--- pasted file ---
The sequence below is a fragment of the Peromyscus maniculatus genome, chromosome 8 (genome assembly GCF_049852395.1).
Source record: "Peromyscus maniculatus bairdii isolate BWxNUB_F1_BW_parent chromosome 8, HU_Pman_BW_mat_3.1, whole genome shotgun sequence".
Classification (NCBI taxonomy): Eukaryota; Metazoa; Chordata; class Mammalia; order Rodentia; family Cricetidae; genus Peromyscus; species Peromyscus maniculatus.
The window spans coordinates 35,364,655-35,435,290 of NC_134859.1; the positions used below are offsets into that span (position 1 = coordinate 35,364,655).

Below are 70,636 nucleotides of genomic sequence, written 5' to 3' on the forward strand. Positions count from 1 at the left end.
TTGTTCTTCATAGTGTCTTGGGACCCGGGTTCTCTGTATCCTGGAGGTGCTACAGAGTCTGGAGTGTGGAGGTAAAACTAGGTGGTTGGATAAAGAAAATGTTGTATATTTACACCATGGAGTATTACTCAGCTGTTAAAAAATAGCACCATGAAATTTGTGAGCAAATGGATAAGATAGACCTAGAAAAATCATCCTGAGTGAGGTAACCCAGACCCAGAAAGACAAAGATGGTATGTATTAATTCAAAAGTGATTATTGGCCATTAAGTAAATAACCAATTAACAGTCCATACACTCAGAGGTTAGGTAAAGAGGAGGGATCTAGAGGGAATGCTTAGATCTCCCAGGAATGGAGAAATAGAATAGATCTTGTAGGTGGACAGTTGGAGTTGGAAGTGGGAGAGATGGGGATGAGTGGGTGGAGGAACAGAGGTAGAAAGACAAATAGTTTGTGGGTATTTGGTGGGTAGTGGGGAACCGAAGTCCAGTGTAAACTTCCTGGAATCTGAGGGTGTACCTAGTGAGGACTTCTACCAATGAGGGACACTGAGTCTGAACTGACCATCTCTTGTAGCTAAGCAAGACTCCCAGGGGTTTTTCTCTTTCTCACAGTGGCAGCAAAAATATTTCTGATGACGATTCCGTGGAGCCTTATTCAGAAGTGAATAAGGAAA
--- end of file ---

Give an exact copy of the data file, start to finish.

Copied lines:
The sequence below is a fragment of the Peromyscus maniculatus genome, chromosome 8 (genome assembly GCF_049852395.1).
Source record: "Peromyscus maniculatus bairdii isolate BWxNUB_F1_BW_parent chromosome 8, HU_Pman_BW_mat_3.1, whole genome shotgun sequence".
Classification (NCBI taxonomy): Eukaryota; Metazoa; Chordata; class Mammalia; order Rodentia; family Cricetidae; genus Peromyscus; species Peromyscus maniculatus.
The window spans coordinates 35,364,655-35,435,290 of NC_134859.1; the positions used below are offsets into that span (position 1 = coordinate 35,364,655).

Below are 70,636 nucleotides of genomic sequence, written 5' to 3' on the forward strand. Positions count from 1 at the left end.
TTGTTCTTCATAGTGTCTTGGGACCCGGGTTCTCTGTATCCTGGAGGTGCTACAGAGTCTGGAGTGTGGAGGTAAAACTAGGTGGTTGGATAAAGAAAATGTTGTATATTTACACCATGGAGTATTACTCAGCTGTTAAAAAATAGCACCATGAAATTTGTGAGCAAATGGATAAGATAGACCTAGAAAAATCATCCTGAGTGAGGTAACCCAGACCCAGAAAGACAAAGATGGTATGTATTAATTCAAAAGTGATTATTGGCCATTAAGTAAATAACCAATTAACAGTCCATACACTCAGAGGTTAGGTAAAGAGGAGGGATCTAGAGGGAATGCTTAGATCTCCCAGGAATGGAGAAATAGAATAGATCTTGTAGGTGGACAGTTGGAGTTGGAAGTGGGAGAGATGGGGATGAGTGGGTGGAGGAACAGAGGTAGAAAGACAAATAGTTTGTGGGTATTTGGTGGGTAGTGGGGAACCGAAGTCCAGTGTAAACTTCCTGGAATCTGAGGGTGTACCTAGTGAGGACTTCTACCAATGAGGGACACTGAGTCTGAACTGACCATCTCTTGTAGCTAAGCAAGACTCCCAGGGGTTTTTCTCTTTCTCACAGTGGCAGCAAAAATATTTCTGATGACGATTCCGTGGAGCCTTATTCAGAAGTGAATAAGGAAA